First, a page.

If your dough is really cold, let it warm up just a bit to keep it from tearing. As you can see in the photo below, when I started to roll out my dough, big cracks started happening at the edges. If this happens, just let the dough rest about 5 more minutes to warm up, reshape it back into a disc with your fingers and try again.
A couple of hints about rolling out crust:
#1 – be sure you have a nice light coating of flour on the counter or work surface, on the dough, and on the rolling pin.
#2 – don’t roll back and forth…start in the middle of the crust and roll in one direction OUT toward the edges.
#3 – don’t be afraid to pick the crust up, move it around on the board, turn it over, etc. That will ensure that your crust doesn’t stick.
Roll the crust out, trying to keep it in somewhat of a circular shape, so that it measures 2-3 inches bigger than your pie pan.
To move the crust from the board to the pan, roll it up loosely on your rolling pin and then transfer it over and unroll it on your pie plate.
Gently coax the dough down into the bottom of the dish and up the edges. No need to press it firmly in there…just allow the dough to settle. Repair any small cracks or holes in the dough. Remind yourself that this is the BOTTOM of the pie and the part that no one will see or care about.
For the edge of the pie you have a couple of options. You can do the finger pinch raised edge method by using two fingers to pinch the dough together and one finger on the opposite side to push the dough upward.
Sorry I don’t have a good pinching technique photo…I only have 2 hands and my kitchen assistants of the day do not have opposable thumbs.
OR if the pinching method isn’t your style, you can go plain and simple and trim around the edge with a sharp knife making a clean cut. Some people like to crimp this edge with a fork.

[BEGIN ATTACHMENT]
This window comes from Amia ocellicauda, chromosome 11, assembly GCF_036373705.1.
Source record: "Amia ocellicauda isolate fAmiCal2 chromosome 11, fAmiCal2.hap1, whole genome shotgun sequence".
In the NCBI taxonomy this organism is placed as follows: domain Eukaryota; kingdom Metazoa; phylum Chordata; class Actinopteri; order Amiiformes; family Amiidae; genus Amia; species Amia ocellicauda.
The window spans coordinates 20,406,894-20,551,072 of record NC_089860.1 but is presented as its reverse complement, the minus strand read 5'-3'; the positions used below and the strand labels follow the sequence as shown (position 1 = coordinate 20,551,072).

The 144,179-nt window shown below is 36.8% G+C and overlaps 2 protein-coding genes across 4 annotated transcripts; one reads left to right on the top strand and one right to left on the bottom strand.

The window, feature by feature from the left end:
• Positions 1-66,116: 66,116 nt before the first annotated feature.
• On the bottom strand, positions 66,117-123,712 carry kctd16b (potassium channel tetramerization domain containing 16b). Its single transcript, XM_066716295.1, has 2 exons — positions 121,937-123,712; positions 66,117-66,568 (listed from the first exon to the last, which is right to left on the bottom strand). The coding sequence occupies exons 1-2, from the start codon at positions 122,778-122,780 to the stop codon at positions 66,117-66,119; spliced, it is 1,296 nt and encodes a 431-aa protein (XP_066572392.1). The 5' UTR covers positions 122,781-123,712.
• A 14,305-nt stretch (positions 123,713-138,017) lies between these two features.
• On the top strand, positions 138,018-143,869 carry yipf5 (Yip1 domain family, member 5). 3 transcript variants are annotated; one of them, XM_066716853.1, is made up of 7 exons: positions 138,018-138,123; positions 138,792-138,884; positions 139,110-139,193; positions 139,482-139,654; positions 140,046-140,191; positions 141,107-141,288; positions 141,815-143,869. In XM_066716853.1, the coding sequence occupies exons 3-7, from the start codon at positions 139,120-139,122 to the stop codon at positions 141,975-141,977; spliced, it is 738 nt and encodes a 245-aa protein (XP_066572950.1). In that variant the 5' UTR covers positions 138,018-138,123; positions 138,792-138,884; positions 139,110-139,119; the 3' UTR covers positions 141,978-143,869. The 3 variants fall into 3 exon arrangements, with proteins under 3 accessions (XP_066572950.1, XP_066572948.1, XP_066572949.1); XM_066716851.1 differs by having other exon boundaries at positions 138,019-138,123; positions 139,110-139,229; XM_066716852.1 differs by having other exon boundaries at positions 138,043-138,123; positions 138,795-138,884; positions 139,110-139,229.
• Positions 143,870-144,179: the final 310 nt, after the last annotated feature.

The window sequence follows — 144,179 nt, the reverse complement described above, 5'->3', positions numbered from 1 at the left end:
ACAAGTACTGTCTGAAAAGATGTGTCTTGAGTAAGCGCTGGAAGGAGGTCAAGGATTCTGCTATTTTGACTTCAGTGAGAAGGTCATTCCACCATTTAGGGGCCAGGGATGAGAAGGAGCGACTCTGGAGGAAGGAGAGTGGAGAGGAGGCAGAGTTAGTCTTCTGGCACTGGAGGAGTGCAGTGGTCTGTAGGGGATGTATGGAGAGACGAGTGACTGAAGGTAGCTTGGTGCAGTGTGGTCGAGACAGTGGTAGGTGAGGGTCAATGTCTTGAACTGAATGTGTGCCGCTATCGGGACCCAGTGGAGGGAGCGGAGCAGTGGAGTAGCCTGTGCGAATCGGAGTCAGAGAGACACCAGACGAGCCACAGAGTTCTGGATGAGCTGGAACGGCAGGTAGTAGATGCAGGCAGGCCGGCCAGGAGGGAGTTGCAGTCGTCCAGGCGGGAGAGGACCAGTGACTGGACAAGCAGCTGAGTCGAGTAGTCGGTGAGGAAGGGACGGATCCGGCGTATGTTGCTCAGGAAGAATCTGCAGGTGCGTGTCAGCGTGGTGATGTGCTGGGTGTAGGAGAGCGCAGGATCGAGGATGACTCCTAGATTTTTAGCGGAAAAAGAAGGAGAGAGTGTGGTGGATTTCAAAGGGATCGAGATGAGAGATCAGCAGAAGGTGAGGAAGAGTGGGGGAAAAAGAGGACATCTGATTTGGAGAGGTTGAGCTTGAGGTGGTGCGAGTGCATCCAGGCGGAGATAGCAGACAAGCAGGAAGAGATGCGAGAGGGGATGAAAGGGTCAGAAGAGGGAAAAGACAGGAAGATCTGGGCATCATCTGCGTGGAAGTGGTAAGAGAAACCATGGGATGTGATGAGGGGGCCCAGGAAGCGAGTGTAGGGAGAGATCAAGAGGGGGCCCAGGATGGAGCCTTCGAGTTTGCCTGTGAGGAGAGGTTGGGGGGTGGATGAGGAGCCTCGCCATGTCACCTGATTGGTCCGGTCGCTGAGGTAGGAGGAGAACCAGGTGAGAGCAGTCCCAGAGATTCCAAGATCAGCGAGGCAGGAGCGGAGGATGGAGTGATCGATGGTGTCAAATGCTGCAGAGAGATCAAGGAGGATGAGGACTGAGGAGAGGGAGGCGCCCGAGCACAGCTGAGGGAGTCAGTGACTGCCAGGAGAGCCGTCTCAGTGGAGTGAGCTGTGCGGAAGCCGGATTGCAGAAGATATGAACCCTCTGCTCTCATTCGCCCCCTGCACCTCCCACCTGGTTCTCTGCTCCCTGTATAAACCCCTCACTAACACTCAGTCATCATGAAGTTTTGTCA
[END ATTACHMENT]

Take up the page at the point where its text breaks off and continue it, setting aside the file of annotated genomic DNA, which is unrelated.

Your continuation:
OR you can get all artsy fartsy with some cute little seasonal cookie cutters. More on this after we make the filling.
Remember the pumpkin filling ingredients?
I’m using pie dough that I took out of the freezer. Allow the frozen dough to thaw for a day in the refrigerator and then take it out for 5 to 10 minutes to warm up while you make the pumpkin pie filling.
Preheat the oven to 375 degrees.
Break 2 eggs into a large bowl and give them a quick whisk to break up the yolks.
Add all the other ingredients…1 (15 ounce) can of pumpkin, 1 (12 ounce) can of evaporated milk,
and 2/3 cup sugar.
Season it with 1 teaspoon cinnamon, 1/2 teaspoon nutmeg, 1/4 teaspoon ground ginger, and 1/4 teaspoon ground cloves.
Add 1 teaspoon of real vanilla extract.
This is my grandmother’s recipe and she always added 1 Tablespoon of orange juice. It’s the secret ingredient!
Whisk the filling together until it is smooth and lump free. Be sure to scrape down the sides of the bowl as the spices tend to stick to the sides.
I love these little leaf cookie cutters. Now you can find them in stars, hearts, circles, cats, you name it. You can go crazy decorating your pies for all occasions!
Pour the pumpkin filling into the pie crust and then add the little leaves around the edge. I dip my finger tip in water and use it as a bit of glue to get the leaves to stick.
I bake my pie on a sheet pan just to make life easier and less sloshy moving it from the counter to the oven.
Bake the pie for 15 minutes at 375 degrees, then turn the oven DOWN to 325 and bake for an additional 50-60 minutes.
The cooking time will vary depending on how deep your pie pan is. Lowering the temperature takes longer to bake but it keeps you from incinerating the crust.
The pie is done when the crust is golden brown and when a toothpick inserted into the center comes out clean.
Look at the cute leaf edge. You can make this a day ahead, cover lightly with foil, and refrigerate until the big day.
Don’t forget the whipped cream!
Here’s the recipe: